The BGC WG did not specify a formal structure or hierarchy, per se, however, it noted (page 33) that, "The stakeholder groups may function only as a 'caucus,' bringing together like-minded stakeholders to elect representatives to the Council who can represent them. This structure would be fluid enough to accommodate new constituencies or the formation of new interest groups. It will be important for the implementation team to consider how to implement this flexibility within the overall stakeholder structure set forth in these recommendations. Our goal is definitely not to create a new layer of bureaucracy, as we heard concerns about at the San Juan Meeting. Alternatively, if the GNSO believes it is desirable, the four stakeholder groups could take on additional functions, such as trying to coordinate and document positions on policy development questions."

The BGC envisioned that Stakeholder Groups would facilitate the creation of new constituencies as well as growth and expansion of GNSO participants. It noted (page 33) that, " One advantage of this new model for organizing stakeholder participation is to remove concern that the addition of new constituencies or interest groups could create an internal imbalance in the current composition of the Council. By creating four broad stakeholder groups, the number of constituencies is less important and can increase (or decrease) with time. Indeed, it would be inconsistent with ICANN's processes to try to limit arbitrarily the number of constituencies that people could self-form. Making it easier to form a new constituency can also address any obstacles people perceive in joining existing constituencies. Overall, this approach can encourage the participation of more people in the GNSO. Many details, of course, remain to be worked out concerning the new stakeholder structure for the Council, including the role of constituencies and/or interest groups within them. As noted earlier, we welcome the GNSO working with Staff to develop the appropriate Implementation Plan."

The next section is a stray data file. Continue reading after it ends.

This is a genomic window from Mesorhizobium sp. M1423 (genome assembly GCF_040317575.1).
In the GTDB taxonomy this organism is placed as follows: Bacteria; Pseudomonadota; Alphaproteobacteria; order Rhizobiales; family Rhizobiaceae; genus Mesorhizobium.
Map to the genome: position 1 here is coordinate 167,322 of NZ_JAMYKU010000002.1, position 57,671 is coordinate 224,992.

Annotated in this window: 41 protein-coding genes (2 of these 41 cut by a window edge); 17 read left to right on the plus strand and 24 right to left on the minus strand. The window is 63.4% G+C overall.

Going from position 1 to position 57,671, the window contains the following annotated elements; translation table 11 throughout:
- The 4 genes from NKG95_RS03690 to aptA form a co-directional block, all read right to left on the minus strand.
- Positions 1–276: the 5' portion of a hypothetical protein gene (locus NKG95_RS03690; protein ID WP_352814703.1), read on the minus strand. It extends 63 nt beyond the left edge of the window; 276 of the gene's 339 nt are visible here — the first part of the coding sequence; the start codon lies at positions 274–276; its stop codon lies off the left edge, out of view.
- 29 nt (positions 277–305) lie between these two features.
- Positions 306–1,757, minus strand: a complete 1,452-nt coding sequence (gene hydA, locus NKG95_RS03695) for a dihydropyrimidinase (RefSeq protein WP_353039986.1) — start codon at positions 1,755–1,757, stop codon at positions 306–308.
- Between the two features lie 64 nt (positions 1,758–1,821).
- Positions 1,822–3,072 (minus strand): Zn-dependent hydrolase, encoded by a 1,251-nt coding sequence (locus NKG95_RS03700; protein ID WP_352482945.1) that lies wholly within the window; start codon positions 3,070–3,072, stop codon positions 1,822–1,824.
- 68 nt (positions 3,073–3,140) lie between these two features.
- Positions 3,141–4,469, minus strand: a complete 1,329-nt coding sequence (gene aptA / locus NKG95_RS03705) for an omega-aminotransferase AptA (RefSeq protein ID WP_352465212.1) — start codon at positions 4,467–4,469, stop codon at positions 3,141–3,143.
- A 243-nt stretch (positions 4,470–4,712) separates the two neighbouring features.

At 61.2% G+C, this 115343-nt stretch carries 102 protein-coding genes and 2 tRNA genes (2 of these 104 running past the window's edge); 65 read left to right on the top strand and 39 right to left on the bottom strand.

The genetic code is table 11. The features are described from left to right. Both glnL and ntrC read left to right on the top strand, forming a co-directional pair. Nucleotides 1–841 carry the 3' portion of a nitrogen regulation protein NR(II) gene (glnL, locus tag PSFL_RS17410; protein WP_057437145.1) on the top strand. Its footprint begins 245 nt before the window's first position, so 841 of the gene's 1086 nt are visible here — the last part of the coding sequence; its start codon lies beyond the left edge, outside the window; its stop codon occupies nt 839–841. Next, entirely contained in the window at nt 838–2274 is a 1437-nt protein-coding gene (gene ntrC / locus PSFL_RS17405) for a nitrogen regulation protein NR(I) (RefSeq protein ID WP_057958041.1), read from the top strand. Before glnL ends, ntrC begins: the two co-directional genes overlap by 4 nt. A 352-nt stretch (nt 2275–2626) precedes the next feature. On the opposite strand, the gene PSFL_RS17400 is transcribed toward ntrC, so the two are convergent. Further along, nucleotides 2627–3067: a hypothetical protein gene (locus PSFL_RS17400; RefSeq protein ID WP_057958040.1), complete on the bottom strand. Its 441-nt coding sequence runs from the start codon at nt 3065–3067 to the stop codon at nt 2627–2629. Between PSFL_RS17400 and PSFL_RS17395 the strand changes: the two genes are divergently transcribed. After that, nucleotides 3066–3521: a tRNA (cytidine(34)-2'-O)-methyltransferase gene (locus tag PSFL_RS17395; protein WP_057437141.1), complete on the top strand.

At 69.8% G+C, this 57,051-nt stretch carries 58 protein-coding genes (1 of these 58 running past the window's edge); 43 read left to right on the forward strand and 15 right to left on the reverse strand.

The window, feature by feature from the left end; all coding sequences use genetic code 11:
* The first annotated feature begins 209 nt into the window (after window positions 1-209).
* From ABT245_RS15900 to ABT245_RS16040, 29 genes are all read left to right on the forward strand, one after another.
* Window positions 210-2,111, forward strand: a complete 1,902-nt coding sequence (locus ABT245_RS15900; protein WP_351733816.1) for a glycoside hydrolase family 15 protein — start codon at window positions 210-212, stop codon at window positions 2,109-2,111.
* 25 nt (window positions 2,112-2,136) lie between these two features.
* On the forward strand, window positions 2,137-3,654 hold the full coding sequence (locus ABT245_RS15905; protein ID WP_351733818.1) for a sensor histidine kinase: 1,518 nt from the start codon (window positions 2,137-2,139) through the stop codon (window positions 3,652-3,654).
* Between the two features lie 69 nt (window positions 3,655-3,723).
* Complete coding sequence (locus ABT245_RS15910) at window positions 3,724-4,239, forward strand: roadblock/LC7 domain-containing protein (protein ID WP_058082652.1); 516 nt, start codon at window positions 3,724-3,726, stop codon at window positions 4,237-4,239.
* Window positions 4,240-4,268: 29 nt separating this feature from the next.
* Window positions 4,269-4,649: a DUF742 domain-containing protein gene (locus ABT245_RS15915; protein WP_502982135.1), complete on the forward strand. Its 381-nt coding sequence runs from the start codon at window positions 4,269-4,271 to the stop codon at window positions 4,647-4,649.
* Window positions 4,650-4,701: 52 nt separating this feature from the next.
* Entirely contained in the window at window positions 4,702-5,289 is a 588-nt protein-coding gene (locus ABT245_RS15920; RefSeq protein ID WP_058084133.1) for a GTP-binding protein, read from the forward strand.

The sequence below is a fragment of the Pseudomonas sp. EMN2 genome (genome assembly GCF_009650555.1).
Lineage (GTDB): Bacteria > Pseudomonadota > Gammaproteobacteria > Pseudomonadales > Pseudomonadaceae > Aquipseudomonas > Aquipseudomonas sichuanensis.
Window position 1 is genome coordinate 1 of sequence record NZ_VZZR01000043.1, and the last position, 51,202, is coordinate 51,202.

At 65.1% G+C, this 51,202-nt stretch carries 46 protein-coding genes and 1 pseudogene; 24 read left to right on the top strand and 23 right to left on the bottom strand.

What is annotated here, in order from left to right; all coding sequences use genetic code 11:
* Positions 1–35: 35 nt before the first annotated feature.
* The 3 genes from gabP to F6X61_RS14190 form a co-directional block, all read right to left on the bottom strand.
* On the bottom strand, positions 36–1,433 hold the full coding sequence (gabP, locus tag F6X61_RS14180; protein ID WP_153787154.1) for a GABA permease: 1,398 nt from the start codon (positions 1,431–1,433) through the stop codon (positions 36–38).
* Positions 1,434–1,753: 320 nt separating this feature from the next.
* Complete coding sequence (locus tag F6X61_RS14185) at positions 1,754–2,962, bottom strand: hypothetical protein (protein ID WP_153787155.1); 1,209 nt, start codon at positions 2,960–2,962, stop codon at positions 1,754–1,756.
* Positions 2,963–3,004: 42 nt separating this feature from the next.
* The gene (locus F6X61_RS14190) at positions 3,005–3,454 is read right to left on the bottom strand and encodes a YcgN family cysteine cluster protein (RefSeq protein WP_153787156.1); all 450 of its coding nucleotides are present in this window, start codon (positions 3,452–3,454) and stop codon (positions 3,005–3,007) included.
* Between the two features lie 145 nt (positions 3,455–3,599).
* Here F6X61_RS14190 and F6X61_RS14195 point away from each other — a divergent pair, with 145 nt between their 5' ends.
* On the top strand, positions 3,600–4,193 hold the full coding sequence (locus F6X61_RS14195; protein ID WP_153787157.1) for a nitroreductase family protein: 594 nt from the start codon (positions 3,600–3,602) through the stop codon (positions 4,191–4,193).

A diagram of the restructured GNSO Council, showing the (4) Stakeholder Groups, can be found at:

Staff Implementation Assistance: DRAFT Stakeholder Group Petition and Charter Template

On 15 January 2009, Denise Michel released an email transmitting a revised Stakeholder Group Petition & Charter Template (Draft #2). The contents of that email can be found here [PDF, 69K], which contains context for the revision along with the specific changes from the original version published on 28 October 2008.

Note: to avoid community confusion, we removed the original draft SG Template from this web page; however, it may be obtained by contacting